Peabody Coal Mine v. LOCAL U. NO. 7869, UNITED MINE WKRS., 360 F. Supp. 615 (W.D. Ark. 1973)

US District Court for the Western District of Arkansas - 360 F. Supp. 615 (W.D. Ark. 1973)
July 5, 1973

360 F. Supp. 615 (1973)


No. FS-73-C-67.

United States District Court, W. D. Arkansas, Fort Smith Division.

July 5, 1973.

Gerald L. DeLung of Warner, Warner, Ragon & Smith, Fort Smith, Ark., Harold I. Elbert of Kohn, Shands, Elbert, Gianoulakis & Giljum, St. Louis, Mo., for plaintiff.

Sam Sexton, Jr., Fort Smith, Ark., for defendant.


JOHN E. MILLER, Senior District Judge (sitting by designation).


The plaintiff is a corporation duly organized and existing under the laws of the State of Delaware, is duly licensed to do business in Arkansas, and is an employer engaged in commerce within the meaning of 29 U.S.C.A. § 152(2) and (7).

The defendant is an unincorporated labor organization duly chartered by International Union, United Mine Workers of America, and represents employees in industries affecting commerce within *616 the meaning of 29 U.S.C.A. § 152(5) and (7).

On or about November 12, 1971, plaintiff entered into a collective bargaining agreement entitled "National Bituminous Coal Wage Agreement of 1971," with the International Union, United Mine Workers of America, on behalf of each member thereof and Local 7869.

On June 26, 1973, plaintiff filed its verified complaint against Local Union 7869 of United Mine Workers of America, seeking a temporary restraining order restraining the defendant, its members, officers, agents, servants and employees from engaging in any strike, partial strike, slowdown, work stoppage or refusal to work at plaintiff's Ozark Strip Mine because of the disputes between plaintiff and the defendant as specifically alleged in paragraphs 9, 10, 11, 12, 13 and 14 of the complaint. The plaintiff further prayed that the defendant be required to submit the grievances to arbitration pursuant to the Grievance Procedure or the Settlement of Health and Safety Disputes Procedure, and that preliminary injunction should be granted enjoining defendant from committing any of the acts set forth in said complaint.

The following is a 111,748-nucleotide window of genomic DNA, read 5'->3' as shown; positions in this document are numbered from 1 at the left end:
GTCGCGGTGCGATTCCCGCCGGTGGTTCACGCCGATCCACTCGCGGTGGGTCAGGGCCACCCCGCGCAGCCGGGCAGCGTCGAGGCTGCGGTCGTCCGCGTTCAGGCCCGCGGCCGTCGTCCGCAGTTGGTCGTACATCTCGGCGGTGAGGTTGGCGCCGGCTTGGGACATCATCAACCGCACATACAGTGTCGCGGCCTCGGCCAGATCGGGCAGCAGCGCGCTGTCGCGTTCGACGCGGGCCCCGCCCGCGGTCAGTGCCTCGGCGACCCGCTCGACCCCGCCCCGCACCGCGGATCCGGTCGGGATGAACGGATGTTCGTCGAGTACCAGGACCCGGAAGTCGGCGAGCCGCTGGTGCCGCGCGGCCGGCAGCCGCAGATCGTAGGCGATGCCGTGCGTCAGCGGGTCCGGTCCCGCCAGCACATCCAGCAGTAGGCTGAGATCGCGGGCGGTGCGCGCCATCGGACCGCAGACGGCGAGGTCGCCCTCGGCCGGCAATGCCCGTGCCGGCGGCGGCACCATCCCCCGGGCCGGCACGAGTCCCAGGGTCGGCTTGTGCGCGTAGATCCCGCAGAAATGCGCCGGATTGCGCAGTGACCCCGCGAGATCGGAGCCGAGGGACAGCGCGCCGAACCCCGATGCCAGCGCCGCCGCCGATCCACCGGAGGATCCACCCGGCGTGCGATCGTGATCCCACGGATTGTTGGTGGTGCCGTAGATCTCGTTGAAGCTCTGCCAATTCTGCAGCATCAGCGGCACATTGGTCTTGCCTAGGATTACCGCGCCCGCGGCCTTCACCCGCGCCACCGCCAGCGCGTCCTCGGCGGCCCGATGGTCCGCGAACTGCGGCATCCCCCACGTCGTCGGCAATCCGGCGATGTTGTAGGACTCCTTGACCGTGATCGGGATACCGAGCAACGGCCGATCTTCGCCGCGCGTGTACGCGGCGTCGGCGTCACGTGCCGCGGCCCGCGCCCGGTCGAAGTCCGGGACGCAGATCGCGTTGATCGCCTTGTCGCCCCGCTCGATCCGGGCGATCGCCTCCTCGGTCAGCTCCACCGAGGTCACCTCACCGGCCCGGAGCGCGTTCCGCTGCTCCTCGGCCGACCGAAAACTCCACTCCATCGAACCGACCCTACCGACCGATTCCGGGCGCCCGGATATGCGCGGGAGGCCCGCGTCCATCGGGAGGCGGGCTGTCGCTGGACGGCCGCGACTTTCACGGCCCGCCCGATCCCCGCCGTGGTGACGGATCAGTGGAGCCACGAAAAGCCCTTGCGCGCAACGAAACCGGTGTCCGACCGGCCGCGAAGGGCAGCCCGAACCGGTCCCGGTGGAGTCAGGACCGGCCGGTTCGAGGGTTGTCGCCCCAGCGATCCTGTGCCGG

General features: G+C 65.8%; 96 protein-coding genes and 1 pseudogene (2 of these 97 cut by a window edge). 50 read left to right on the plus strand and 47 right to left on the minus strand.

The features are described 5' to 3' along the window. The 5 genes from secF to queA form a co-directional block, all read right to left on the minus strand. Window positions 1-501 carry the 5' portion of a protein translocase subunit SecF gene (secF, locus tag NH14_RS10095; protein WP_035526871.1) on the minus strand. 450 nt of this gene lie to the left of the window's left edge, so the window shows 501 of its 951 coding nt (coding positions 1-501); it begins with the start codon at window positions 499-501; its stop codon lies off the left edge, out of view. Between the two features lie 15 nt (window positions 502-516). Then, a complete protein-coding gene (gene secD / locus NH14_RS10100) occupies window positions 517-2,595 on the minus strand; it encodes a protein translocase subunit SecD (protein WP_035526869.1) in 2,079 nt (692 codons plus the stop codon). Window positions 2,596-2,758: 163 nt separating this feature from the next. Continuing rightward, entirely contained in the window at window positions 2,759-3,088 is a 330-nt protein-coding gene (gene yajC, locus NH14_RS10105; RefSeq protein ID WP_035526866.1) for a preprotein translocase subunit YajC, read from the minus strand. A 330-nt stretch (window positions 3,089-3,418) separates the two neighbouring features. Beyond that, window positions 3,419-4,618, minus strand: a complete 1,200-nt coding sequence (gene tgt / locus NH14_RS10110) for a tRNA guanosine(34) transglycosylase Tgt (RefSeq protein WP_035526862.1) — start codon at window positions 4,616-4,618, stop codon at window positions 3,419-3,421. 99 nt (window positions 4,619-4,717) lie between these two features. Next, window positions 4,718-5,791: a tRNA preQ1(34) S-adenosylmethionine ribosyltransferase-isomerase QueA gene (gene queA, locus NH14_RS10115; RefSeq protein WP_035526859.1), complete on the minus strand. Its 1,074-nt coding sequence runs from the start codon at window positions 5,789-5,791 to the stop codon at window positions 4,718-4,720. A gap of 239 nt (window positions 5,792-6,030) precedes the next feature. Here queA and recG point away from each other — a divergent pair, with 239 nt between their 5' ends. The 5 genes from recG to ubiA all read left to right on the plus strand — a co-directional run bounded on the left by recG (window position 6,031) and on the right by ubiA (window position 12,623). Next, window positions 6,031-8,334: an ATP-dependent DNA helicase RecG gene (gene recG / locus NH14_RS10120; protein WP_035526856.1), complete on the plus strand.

Jurisdiction is granted by 29 U.S.C.A. § 185.

Notice of the filing of the complaint was served in the afternoon of June 28, 1973, demanding the attendance of the defendant in court at 10:00 a. m. on June 29, 1973. Counsel for defendant was not contacted nor employed until about 9:00 a. m. on the morning of June 29, 1973, the date set for the hearing. At that time the defendant filed an answer, in which it alleged:

"(1) The Petition, on its face, discloses that the Petitioner seeks an injunction to compel the members of the Defendant Union, to work in Petitioner's mining operation in violation of conditions which are proscribed and prohibited by the Federal Coal Mine Health & Safety Act of 1969 (Public Law 91-173, 83 Stat. 742, 30 U.S.C.A. § 801 et seq.).
"(2) The Defendant states that its members have always been ready, willing and able to perform work and labor for the Petitioner, but that the Congress of the United States in the Federal Coal Mine Health & Safety Act of 1969 provided that no man should be compelled to work in unsafe conditions. The Petition on its face discloses the existence of conditions which are violative of the Federal Coal Mine Health & Safety Act of 1969 and this Court should not undertake to substitute its judgment as to the health and safety of the affected workers for that of Congress."

Upon the convening of the court at 10:00 a. m. on the date fixed, the parties agreed that the court should hear the testimony and determine whether a preliminary injunction should be granted in lieu of a temporary restraining order.

The parties proceeded with the introduction of their evidence.[1]